When you come, bring the cloak that I left with Carpus at Troas, also the books, and above all the parchments. (2 Tim. 4:13)

Commentators feel that this was a request for his Hebrew Bible as well as other writings. This is a good reminder that the only book we need is the Bible. It is also important we remember that Paul was a reader, as we also should be.

9 Comments leave one →
  1. Josh permalink
    February 28, 2009 5:15 pm

    Coach BB,

    I just found a reference to you on Dr. Black’s blog…you stud!

    I had no idea you had a blog, but now that I do know, I’ll add you to list of “must reads.”

    Keep up the good work my friend. You’re my hero!


  2. February 28, 2009 8:45 pm

    Some of us need those trips to Starbucks for our own sanity, sir. Especially on youth trips!

  3. mbarley permalink
    February 28, 2009 9:04 pm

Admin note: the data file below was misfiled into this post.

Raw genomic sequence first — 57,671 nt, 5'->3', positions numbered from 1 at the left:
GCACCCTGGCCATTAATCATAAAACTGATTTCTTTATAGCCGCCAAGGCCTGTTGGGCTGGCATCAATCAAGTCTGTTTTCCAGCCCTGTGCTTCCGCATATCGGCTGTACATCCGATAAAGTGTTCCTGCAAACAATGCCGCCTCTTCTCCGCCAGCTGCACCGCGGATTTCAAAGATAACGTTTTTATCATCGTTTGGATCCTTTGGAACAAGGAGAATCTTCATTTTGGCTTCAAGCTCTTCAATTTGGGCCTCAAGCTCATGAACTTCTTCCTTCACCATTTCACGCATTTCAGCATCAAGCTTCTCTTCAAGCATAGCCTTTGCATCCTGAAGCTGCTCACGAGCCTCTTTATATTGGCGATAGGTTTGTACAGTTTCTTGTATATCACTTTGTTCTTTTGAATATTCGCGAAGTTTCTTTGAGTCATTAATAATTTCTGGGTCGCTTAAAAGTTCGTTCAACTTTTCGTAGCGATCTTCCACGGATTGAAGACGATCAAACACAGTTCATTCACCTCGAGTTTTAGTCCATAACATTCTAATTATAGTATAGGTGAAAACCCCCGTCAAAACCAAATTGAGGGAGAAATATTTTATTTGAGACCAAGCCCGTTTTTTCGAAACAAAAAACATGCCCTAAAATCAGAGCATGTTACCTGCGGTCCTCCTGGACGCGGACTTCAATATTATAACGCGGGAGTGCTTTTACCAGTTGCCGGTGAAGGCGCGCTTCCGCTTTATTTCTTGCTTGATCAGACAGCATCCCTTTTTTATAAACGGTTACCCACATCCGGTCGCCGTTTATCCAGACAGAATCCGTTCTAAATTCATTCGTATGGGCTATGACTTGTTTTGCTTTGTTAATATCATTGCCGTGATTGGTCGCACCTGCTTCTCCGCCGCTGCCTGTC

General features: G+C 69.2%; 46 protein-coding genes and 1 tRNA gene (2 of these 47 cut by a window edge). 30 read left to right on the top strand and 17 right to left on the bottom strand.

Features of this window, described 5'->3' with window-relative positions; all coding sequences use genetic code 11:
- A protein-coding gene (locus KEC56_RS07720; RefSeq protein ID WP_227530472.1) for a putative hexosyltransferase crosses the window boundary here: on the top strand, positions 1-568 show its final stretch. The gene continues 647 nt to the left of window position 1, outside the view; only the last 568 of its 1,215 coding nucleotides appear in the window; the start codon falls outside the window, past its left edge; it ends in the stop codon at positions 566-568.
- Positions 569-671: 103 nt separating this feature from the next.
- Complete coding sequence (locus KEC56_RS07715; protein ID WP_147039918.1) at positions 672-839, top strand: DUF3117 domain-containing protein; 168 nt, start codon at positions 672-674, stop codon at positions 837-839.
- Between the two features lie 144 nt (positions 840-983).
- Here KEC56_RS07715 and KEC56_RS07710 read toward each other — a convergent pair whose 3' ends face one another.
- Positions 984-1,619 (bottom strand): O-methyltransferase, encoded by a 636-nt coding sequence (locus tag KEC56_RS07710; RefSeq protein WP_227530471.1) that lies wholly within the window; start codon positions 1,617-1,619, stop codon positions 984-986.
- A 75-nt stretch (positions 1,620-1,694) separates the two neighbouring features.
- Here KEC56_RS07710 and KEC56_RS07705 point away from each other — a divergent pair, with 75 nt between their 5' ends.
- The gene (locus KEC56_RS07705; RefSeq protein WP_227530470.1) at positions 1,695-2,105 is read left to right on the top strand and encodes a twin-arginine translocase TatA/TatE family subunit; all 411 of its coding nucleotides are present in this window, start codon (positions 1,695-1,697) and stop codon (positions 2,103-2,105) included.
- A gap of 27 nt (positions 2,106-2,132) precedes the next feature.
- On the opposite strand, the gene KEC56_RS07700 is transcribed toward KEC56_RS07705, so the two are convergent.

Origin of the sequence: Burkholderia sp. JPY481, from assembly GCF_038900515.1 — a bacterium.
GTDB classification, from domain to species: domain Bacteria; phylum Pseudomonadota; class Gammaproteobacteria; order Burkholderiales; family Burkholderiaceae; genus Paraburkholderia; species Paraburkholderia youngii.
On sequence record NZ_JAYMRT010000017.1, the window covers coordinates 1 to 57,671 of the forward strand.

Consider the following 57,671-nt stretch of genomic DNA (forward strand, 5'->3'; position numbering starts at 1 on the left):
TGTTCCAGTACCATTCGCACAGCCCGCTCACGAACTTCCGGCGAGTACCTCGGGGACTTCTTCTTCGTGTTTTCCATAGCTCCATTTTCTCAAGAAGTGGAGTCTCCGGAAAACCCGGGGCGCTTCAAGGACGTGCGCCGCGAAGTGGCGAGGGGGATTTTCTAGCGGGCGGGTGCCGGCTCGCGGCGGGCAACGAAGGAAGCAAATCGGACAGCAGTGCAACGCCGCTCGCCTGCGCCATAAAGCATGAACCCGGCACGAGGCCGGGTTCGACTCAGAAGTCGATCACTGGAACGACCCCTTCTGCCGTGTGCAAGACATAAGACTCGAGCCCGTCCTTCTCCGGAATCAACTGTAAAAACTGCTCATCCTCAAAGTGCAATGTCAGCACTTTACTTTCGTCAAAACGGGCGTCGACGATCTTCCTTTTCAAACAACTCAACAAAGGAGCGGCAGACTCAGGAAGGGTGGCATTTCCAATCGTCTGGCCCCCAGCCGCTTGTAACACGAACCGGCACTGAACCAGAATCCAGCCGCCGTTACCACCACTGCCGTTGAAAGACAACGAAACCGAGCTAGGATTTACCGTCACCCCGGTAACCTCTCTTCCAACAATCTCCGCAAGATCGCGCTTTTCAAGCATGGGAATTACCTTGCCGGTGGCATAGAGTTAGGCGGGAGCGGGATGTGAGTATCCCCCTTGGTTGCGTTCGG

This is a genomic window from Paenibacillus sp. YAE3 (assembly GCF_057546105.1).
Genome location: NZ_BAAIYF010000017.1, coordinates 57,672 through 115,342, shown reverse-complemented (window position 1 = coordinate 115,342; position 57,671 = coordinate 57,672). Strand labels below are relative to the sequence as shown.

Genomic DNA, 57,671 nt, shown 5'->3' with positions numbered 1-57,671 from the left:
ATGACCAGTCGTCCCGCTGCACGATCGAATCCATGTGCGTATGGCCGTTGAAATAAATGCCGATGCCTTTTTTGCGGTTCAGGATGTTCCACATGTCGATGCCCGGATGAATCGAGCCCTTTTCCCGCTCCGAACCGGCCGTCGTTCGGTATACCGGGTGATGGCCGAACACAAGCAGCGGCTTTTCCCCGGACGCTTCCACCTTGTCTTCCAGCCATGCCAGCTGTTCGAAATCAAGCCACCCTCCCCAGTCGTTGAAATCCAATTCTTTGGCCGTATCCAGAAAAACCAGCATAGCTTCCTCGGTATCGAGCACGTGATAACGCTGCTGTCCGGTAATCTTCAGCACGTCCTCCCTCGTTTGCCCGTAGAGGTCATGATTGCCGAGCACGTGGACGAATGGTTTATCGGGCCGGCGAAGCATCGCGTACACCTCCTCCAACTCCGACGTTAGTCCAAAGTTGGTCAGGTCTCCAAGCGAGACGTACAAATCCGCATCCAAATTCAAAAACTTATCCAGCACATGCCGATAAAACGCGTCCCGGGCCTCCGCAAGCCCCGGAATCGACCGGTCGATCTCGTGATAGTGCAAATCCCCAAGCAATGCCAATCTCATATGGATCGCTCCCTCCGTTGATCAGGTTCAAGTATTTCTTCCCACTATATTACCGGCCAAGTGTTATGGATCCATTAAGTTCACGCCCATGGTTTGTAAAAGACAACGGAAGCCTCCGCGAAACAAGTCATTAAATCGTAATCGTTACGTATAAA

wait…do you mean 25 cents or 1/4?

  4. February 28, 2009 11:08 pm

    Josh –

    Glad you found me! Awesome seeing you last week and hope we can get together soon.

    J.P. –

    Quit your whining, and buy some more books!

    Meg –

    It means 1/4th… mad money for you!

  5. Andy Metzger permalink
    March 2, 2009 1:20 am

    great entry. i feel the need to go buy more books right now. ha.

  6. March 3, 2009 12:01 pm

    I’ve been collecting books for 30 years. Used bookstores, especially in University towns, are a great resource. I still prize the Latin edition of the Summa Theologica I bought about twenty years ago at a great used bookstore.